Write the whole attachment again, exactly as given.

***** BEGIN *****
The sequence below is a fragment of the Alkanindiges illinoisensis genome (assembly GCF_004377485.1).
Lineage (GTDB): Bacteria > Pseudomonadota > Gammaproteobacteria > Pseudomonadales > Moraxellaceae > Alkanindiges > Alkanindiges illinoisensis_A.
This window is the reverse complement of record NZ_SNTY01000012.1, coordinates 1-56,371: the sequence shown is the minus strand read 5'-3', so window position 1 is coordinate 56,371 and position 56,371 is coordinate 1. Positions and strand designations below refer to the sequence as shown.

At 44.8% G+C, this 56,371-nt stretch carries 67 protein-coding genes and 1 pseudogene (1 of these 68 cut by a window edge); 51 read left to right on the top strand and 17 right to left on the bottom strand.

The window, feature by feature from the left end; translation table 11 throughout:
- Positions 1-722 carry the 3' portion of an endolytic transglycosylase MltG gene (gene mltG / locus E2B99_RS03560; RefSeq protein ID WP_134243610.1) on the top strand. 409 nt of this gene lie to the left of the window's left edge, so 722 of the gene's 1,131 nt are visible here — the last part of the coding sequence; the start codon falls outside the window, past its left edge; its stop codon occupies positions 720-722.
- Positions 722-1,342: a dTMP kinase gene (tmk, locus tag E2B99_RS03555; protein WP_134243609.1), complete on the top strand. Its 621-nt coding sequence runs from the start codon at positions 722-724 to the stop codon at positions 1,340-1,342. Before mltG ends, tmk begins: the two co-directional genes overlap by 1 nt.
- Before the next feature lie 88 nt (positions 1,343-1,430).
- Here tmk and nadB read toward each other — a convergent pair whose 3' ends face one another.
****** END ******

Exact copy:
The sequence below is a fragment of the Alkanindiges illinoisensis genome (assembly GCF_004377485.1).
Lineage (GTDB): Bacteria > Pseudomonadota > Gammaproteobacteria > Pseudomonadales > Moraxellaceae > Alkanindiges > Alkanindiges illinoisensis_A.
This window is the reverse complement of record NZ_SNTY01000012.1, coordinates 1-56,371: the sequence shown is the minus strand read 5'-3', so window position 1 is coordinate 56,371 and position 56,371 is coordinate 1. Positions and strand designations below refer to the sequence as shown.

At 44.8% G+C, this 56,371-nt stretch carries 67 protein-coding genes and 1 pseudogene (1 of these 68 cut by a window edge); 51 read left to right on the top strand and 17 right to left on the bottom strand.

The window, feature by feature from the left end; translation table 11 throughout:
- Positions 1-722 carry the 3' portion of an endolytic transglycosylase MltG gene (gene mltG / locus E2B99_RS03560; RefSeq protein ID WP_134243610.1) on the top strand. 409 nt of this gene lie to the left of the window's left edge, so 722 of the gene's 1,131 nt are visible here — the last part of the coding sequence; the start codon falls outside the window, past its left edge; its stop codon occupies positions 720-722.
- Positions 722-1,342: a dTMP kinase gene (tmk, locus tag E2B99_RS03555; protein WP_134243609.1), complete on the top strand. Its 621-nt coding sequence runs from the start codon at positions 722-724 to the stop codon at positions 1,340-1,342. Before mltG ends, tmk begins: the two co-directional genes overlap by 1 nt.
- Before the next feature lie 88 nt (positions 1,343-1,430).
- Here tmk and nadB read toward each other — a convergent pair whose 3' ends face one another.